REISS I think what is also cool and maybe an overlooked touch is that he makes a fucking amazing burger within the confines of what is normal. He makes the best normal cheeseburger with as much pride and obsession as he’s made the other stuff, as he did the tacos. He cares about the quality of that cheeseburger as much as he cares about the quality of the dipping sauces. He didn’t just throw it together. He puts in a lot of passion — as much Chef Slowik fastball on that cheeseburger as he can.
In the next beat, you turn around and make the s’more the focus of Chef’s disdain. But they are both great, classic “American” foods. Why was the deconstructed s’more and not the cheeseburger everyone else’s demise?
TRACY In a way it is the opposite of what we were just saying about the cheeseburger. There’s nothing clever about the cheeseburger. It even says the title card, “Just a well-made cheeseburger.” The s’more, once Margot is gone, sees Chef sort of retreat back to a thing that runs through a few of the courses including the taco night course. He’s basically talking about a traditional American Taco Tuesday suburban ceremony. But the taco service looks nothing like what we would have on Taco Tuesday and the s’more looks nothing like what we would have in the s’more. He can’t help himself from doing that. By the way, I’m sure there are a lot of high-end restaurants all around the world that do some version of a s’more. I’m sure we’re not the first to land on that.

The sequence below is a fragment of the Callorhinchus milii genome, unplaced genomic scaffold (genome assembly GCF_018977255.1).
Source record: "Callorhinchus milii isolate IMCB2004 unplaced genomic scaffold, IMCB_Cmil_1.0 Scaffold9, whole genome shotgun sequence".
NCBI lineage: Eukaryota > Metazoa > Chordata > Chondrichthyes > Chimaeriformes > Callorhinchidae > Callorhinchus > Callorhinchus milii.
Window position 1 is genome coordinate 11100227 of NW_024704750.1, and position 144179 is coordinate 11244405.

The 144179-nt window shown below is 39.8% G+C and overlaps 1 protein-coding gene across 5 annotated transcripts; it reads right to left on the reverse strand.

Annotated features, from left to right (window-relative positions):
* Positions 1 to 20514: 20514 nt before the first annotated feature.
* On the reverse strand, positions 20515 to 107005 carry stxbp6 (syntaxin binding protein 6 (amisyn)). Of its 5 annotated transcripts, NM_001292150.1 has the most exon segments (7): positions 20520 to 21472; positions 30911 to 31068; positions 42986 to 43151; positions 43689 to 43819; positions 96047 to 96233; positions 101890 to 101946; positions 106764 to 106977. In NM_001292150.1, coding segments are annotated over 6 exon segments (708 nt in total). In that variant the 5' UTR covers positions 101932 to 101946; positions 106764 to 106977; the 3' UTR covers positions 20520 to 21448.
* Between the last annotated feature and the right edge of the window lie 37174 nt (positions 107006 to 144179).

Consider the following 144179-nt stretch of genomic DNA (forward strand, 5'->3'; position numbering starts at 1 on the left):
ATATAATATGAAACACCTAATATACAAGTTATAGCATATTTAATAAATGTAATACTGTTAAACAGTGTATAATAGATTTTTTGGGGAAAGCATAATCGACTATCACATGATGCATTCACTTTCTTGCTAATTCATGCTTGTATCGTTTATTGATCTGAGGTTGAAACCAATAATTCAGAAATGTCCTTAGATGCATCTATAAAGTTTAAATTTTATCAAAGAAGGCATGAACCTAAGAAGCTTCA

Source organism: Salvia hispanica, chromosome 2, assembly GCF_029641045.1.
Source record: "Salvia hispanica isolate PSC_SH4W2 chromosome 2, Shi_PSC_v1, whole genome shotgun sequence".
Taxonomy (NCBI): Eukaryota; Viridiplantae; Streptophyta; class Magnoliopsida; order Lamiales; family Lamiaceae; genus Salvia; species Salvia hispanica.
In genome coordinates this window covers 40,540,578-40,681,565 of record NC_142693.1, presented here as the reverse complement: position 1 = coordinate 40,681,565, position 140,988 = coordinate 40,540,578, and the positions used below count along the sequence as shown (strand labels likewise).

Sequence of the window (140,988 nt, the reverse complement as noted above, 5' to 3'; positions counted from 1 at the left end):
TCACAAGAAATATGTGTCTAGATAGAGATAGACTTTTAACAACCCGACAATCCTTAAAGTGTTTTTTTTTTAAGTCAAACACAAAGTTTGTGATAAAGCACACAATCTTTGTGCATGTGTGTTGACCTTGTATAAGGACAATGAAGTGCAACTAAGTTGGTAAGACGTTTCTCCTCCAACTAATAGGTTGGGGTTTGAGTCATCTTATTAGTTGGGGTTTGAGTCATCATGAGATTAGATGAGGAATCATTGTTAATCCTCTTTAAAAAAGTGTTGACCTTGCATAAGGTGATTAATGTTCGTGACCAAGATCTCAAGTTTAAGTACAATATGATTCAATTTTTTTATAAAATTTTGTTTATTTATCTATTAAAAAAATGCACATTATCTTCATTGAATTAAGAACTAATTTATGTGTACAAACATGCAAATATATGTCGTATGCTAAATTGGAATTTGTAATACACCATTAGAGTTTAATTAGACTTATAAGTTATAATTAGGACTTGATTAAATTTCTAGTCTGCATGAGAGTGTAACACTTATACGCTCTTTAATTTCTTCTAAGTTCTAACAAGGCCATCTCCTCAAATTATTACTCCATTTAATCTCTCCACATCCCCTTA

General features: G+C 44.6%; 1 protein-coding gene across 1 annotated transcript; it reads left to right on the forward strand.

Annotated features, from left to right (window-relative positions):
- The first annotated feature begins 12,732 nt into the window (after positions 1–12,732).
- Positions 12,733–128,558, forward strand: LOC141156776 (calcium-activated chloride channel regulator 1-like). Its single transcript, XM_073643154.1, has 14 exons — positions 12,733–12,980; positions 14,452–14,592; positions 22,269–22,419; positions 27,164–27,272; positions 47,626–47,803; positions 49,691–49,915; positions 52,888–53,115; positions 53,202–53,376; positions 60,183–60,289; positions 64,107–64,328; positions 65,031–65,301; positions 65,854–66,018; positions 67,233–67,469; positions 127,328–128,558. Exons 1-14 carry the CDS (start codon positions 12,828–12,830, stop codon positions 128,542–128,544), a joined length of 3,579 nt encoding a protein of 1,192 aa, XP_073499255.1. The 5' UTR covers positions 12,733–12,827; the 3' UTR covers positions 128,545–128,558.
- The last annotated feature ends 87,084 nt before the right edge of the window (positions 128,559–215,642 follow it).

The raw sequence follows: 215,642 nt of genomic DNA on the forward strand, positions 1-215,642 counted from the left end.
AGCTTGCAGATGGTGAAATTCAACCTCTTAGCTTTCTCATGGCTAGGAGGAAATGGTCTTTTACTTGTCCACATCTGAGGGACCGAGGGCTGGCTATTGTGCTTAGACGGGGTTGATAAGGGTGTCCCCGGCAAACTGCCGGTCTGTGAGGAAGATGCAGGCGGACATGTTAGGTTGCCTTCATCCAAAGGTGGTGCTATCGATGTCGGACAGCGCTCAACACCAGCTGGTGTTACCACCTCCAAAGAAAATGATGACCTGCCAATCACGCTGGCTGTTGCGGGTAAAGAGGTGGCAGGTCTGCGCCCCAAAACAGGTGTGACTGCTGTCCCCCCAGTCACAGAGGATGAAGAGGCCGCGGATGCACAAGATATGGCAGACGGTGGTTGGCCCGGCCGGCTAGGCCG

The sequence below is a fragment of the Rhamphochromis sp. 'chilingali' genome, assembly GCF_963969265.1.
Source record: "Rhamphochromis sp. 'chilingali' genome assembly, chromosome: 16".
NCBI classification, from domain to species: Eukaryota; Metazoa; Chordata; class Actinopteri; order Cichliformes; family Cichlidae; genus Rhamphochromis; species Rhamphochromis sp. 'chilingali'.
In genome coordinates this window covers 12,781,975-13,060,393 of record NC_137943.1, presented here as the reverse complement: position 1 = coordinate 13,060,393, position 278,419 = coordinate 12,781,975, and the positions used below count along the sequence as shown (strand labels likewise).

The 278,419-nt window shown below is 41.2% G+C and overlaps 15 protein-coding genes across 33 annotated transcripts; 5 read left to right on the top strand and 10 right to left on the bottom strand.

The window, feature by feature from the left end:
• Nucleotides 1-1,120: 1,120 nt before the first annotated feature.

He’s trying to have that high-low dichotomy. I think he’s trying to do a very clever, intellectualized interpretation. But at the same time, and this is in large part due to Ralph Fiennes — who really collaborated with us quite a bit on that course — there is a kind of poetry to it. Even if it’s an elevated, deconstructed s’more. If you do it right, and if you have the kind of commitment and poetry of a Chef Slowik, the smell of the campfire and that taste — the sense memory of those three ingredients — there’s a feeling of childhood. There’s something that comes back to you. You’re transported in some way, and these people who are in some ways at the end are brought back to innocence and the beginning of childhood in the same instance. So there is something strangely beautiful about it, even though it is kind of up its own ass.
Interview edited for length and clarity.
Sign up for THR news straight to your inbox every day